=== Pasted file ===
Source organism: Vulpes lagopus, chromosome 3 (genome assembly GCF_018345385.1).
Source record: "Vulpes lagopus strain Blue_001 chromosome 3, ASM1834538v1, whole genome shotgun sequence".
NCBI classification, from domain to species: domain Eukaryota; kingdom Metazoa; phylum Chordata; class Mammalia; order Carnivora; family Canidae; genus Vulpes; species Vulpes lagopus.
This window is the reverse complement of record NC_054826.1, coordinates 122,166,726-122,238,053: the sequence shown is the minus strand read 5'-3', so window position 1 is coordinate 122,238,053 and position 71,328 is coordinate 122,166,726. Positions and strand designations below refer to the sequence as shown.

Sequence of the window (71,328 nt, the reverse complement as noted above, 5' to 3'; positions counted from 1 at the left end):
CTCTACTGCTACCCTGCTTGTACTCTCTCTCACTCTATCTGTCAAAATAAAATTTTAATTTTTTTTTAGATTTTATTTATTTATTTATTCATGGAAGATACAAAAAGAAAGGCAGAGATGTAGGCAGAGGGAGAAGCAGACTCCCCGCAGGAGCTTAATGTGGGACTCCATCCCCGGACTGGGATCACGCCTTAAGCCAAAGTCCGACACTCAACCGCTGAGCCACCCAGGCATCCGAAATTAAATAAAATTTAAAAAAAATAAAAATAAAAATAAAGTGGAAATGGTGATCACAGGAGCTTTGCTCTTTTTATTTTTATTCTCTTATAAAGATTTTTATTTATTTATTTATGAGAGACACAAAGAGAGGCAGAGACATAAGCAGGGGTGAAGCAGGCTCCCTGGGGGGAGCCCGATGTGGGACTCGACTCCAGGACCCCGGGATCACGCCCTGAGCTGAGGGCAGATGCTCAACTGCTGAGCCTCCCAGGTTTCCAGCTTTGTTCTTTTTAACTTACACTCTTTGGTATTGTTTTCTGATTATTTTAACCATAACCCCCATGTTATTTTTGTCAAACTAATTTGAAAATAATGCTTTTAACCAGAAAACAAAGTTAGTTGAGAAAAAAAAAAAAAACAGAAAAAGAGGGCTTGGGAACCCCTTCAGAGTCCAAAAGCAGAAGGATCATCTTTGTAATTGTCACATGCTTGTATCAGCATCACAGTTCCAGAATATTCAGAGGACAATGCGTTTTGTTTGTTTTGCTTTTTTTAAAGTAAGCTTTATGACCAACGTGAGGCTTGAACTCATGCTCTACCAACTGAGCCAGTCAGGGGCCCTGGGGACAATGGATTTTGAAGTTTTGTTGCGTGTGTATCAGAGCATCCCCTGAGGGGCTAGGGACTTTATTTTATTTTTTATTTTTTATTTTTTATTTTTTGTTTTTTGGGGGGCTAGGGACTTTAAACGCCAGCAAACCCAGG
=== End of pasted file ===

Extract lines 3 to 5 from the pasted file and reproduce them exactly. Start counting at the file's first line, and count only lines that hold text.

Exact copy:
NCBI classification, from domain to species: domain Eukaryota; kingdom Metazoa; phylum Chordata; class Mammalia; order Carnivora; family Canidae; genus Vulpes; species Vulpes lagopus.
This window is the reverse complement of record NC_054826.1, coordinates 122,166,726-122,238,053: the sequence shown is the minus strand read 5'-3', so window position 1 is coordinate 122,238,053 and position 71,328 is coordinate 122,166,726. Positions and strand designations below refer to the sequence as shown.

Sequence of the window (71,328 nt, the reverse complement as noted above, 5' to 3'; positions counted from 1 at the left end):